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Open search best practices

It’s important to follow aws best practices around shard sizing for OpenSearch or elastic search, these links are helpful:

Some general info about shards

Sharding distributes workload cross the cluster nodes. When you push data into the search engine, that data is partitioned into shards and split into primary and replica shards. By default OpenSearch has 5 primary (independent partitions of a full dataset) and 1 replica shard (a full set copy of the primaries so takes up the same amount of disk space). Replicas provide redundancy and read capacity, it is recommended you have at least 1. Each shard resides on different nodes.

Optimum shard distribution means shards spread evenly across nodes, if you can achieve this then resource usage across the nodes will also be equal.

To help achieve this your total shard count per index should be a multiple of the number of data nodes eg. if you have 12 shards for an index then you should have 2, 3, 4, 6, or 12 data nodes. Also note that the total num of shards per node is recommended to be 25 shards per 1 b of JVM heap memory on the node, with a hard limit of 1,000 shards on a node.

Your shards should be sized between 10gb - 30 gb (for search heavy workloads) or 30gb - 50gb (for log write heavy workloads)

Use the follow command to check shard allocation:

curl https://<search-domain-endpoint>.com/_cat/allocation?v

FreeStorageSpaceTooLow alerts

This alert refers to the ebs volume attached to the hot nodes. An initial response may be to increase the storage size but be careful as this may trigger a blue/ green cluster deploy which can take a long time to fully deploy. If you do opt for this method be sure to also adjust iops and throughput accordingly to avoid throttling notifications.

More effective methods are:

  1. Increase the number of data nodes (this will not rebalance the shards so you will still have a storage issue but is useful if you need a bit of breathing room for incoming data and can be used in combination with other methods)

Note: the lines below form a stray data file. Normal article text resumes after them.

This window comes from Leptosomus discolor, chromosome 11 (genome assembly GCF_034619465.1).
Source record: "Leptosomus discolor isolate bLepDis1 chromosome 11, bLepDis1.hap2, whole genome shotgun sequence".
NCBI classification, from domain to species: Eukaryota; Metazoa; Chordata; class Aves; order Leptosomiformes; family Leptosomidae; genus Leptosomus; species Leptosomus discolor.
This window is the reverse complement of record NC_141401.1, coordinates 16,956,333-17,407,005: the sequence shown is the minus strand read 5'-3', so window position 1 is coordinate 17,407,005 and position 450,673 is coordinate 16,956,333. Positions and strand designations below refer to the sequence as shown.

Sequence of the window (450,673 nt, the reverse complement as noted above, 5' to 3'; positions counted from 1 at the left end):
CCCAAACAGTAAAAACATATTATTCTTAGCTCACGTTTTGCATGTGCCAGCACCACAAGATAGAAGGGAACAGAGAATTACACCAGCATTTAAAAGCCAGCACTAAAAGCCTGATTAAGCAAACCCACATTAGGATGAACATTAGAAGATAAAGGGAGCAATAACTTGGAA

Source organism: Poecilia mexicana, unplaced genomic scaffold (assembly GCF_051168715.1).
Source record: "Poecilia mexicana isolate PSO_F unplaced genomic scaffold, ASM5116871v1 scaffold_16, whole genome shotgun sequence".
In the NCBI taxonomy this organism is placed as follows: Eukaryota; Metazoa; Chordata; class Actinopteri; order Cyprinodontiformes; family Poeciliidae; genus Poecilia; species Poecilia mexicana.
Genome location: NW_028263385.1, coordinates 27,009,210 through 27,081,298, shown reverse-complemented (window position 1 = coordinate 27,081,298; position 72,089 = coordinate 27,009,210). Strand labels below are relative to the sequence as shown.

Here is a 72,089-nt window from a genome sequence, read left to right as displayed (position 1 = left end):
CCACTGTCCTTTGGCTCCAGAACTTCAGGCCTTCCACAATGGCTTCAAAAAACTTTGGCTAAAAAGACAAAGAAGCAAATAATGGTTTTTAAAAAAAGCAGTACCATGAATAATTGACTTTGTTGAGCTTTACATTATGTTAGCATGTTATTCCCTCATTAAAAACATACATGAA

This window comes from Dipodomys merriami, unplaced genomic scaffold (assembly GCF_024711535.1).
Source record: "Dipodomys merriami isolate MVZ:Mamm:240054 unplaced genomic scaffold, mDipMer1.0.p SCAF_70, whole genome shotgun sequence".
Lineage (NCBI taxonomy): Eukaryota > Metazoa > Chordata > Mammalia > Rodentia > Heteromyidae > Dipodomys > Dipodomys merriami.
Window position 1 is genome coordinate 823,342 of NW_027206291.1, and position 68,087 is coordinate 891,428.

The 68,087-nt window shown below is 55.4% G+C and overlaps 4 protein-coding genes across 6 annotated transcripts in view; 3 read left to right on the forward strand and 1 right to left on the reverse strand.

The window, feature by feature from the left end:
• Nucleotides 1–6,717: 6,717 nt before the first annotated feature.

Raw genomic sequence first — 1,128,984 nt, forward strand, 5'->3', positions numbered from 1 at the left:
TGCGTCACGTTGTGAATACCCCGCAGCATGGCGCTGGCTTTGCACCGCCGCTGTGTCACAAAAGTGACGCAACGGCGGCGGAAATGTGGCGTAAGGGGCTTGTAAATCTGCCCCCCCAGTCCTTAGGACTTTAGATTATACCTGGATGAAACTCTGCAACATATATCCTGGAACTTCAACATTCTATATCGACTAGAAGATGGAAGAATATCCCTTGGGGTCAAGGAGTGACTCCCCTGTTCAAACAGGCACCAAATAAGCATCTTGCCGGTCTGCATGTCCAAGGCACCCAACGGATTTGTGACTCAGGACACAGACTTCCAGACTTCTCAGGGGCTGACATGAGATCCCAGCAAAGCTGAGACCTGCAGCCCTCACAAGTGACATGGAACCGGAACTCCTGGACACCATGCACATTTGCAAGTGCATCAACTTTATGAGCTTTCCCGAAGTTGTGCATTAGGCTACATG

2. Delete old indices (immediately effective but might be hard to know which indices are ok to be deleted)
  3. Move large indices to warm storage (requires some free space to move the indices)

Connecting to the Elastic search api

In order to run commands against the search tools api you will need to be in a whitelisted ip block. That includes blocks within the Cloud Platform kubernetes cluster.

run the following to create a shell that you can run commands from:

kubectl run curl-pod -n <your-namespace> --image="alpine/curl" --restart=Never --rm -it -- /bin/sh

Connecting to the OpenSearch api

Because we have fine-grained access enabled on OpenSearch connection isn’t based on ip. It’s based on SAML. To link your cli with OpenSearch there is a manual step of adding your aws user arn to the all_access OpenSearh role.

  1. login to the OpenSearch dashboard using github via saml
  2. as a webops team member you have permissions to edit roles so head to Security -> Roles -> all_access (see screenshot below)

opensearch add user screenshot from dashboard

Verify you’re connected to the api

list all the indices and their size with the following curl command

curl https://<search-domain-endpoint>.com/_cat/indices

Deleting old indices

Once you’ve identified the index to delete you can use the following command:

curl -X DELETE "https://<search-domain-endpoint>/<index-name-to-delete>?pretty"

Migrating indices from a hot node to a warm node

curl -X POST https://<search-domain-endpoint>.com/_ultrawarm/migration/<index-name>/_warm

and get the migration status with:

curl https://<search-domain-endpoint>.com/_ultrawarm/migration/_status?v
This page was last reviewed on 24 May 2024. It needs to be reviewed again on 24 November 2024 by the page owner #cloud-platform .
This page was set to be reviewed before 24 November 2024 by the page owner #cloud-platform. This might mean the content is out of date.